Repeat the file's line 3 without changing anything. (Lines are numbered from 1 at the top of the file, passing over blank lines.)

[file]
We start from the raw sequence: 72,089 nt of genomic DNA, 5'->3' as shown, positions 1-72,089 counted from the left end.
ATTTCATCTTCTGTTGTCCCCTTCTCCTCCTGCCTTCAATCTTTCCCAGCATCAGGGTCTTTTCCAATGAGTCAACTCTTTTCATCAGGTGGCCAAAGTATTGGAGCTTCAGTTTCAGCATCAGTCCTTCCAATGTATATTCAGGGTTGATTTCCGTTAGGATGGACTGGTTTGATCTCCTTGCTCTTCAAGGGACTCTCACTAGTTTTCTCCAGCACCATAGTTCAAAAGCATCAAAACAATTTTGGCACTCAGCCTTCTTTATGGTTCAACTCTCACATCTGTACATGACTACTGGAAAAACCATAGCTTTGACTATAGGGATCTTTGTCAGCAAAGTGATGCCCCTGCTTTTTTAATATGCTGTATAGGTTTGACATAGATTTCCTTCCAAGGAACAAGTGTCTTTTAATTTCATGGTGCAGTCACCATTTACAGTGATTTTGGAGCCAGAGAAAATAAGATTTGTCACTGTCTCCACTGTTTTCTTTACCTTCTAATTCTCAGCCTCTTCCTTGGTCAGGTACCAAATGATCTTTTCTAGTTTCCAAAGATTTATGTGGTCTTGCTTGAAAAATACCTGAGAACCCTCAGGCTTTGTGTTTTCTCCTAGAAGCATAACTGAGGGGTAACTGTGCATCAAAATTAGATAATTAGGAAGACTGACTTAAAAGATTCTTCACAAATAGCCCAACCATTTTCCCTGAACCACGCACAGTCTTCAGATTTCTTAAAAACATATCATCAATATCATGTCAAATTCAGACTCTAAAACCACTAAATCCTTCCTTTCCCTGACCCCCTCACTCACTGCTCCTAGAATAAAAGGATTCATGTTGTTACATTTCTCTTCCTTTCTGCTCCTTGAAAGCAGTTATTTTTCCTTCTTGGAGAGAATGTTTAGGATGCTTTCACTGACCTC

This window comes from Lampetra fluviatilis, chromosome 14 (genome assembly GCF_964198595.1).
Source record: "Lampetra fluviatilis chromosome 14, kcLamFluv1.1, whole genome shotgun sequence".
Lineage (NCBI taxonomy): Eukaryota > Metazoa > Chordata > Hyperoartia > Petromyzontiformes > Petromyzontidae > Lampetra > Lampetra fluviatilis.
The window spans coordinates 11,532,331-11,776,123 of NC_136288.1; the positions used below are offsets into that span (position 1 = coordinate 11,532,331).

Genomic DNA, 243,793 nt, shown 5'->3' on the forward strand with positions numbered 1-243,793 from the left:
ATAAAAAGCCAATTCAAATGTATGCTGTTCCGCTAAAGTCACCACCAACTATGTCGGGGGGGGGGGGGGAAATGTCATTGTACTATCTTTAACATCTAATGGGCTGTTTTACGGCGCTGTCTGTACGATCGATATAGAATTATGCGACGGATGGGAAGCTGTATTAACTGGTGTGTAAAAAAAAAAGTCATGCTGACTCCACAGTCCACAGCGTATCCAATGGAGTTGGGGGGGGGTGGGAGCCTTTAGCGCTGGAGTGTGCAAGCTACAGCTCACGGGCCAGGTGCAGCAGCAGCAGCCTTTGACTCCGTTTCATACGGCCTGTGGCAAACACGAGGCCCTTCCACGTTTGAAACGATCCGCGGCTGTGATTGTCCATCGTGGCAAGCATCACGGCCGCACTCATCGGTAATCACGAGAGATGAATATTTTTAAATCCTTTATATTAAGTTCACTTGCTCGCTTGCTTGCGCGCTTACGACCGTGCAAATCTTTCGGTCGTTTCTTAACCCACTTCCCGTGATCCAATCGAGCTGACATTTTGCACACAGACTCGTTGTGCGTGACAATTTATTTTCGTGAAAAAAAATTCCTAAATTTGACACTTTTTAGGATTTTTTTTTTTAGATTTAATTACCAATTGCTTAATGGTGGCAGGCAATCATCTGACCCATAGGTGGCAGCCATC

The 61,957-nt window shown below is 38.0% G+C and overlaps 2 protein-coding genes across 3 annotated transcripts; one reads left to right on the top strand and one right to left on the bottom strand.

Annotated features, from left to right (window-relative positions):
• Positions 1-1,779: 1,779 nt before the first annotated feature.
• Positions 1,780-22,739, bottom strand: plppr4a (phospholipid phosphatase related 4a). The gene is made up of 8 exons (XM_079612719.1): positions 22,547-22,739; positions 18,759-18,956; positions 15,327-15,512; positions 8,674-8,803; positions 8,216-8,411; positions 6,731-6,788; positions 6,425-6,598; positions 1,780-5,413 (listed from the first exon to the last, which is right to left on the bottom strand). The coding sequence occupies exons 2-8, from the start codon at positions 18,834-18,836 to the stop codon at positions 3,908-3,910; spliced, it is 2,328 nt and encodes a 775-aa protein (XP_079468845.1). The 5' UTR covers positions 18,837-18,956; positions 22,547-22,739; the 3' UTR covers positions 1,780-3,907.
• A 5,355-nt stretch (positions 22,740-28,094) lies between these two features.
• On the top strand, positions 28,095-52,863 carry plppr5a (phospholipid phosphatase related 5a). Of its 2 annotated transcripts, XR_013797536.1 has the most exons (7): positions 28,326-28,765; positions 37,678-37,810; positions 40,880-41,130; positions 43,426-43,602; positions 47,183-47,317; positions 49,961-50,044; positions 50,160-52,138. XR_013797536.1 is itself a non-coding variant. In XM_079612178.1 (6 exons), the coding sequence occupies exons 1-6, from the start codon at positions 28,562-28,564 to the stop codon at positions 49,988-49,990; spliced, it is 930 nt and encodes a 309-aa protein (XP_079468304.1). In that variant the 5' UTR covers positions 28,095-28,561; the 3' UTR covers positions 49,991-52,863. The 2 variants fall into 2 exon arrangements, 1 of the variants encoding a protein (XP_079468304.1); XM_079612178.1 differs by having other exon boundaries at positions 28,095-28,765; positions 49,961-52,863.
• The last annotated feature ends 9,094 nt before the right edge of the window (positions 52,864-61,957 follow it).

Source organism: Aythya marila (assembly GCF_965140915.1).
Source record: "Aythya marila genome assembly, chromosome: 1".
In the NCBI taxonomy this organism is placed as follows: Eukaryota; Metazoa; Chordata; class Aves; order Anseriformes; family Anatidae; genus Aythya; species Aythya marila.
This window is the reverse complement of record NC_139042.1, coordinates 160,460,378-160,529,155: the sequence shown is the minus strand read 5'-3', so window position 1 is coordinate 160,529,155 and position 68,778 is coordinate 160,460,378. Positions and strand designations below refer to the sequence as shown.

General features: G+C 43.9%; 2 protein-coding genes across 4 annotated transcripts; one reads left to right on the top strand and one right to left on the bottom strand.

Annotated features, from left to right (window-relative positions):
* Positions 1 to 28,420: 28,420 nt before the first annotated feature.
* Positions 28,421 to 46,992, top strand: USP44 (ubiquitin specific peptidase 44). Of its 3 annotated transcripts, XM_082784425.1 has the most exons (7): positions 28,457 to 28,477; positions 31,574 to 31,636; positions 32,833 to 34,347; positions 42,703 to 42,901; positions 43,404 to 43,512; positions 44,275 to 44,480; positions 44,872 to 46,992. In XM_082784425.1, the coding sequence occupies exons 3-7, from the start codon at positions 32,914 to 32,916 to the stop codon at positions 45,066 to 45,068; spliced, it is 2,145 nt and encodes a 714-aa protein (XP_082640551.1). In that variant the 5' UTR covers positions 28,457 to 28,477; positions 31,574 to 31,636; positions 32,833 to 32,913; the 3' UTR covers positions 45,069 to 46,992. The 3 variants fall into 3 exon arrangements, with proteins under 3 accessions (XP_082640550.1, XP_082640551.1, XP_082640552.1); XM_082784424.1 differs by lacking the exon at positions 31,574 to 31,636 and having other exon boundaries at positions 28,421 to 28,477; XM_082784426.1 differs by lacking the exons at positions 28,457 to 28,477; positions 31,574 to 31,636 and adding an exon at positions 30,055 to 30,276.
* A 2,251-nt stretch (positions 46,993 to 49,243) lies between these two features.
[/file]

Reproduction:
This window comes from Lampetra fluviatilis, chromosome 14 (genome assembly GCF_964198595.1).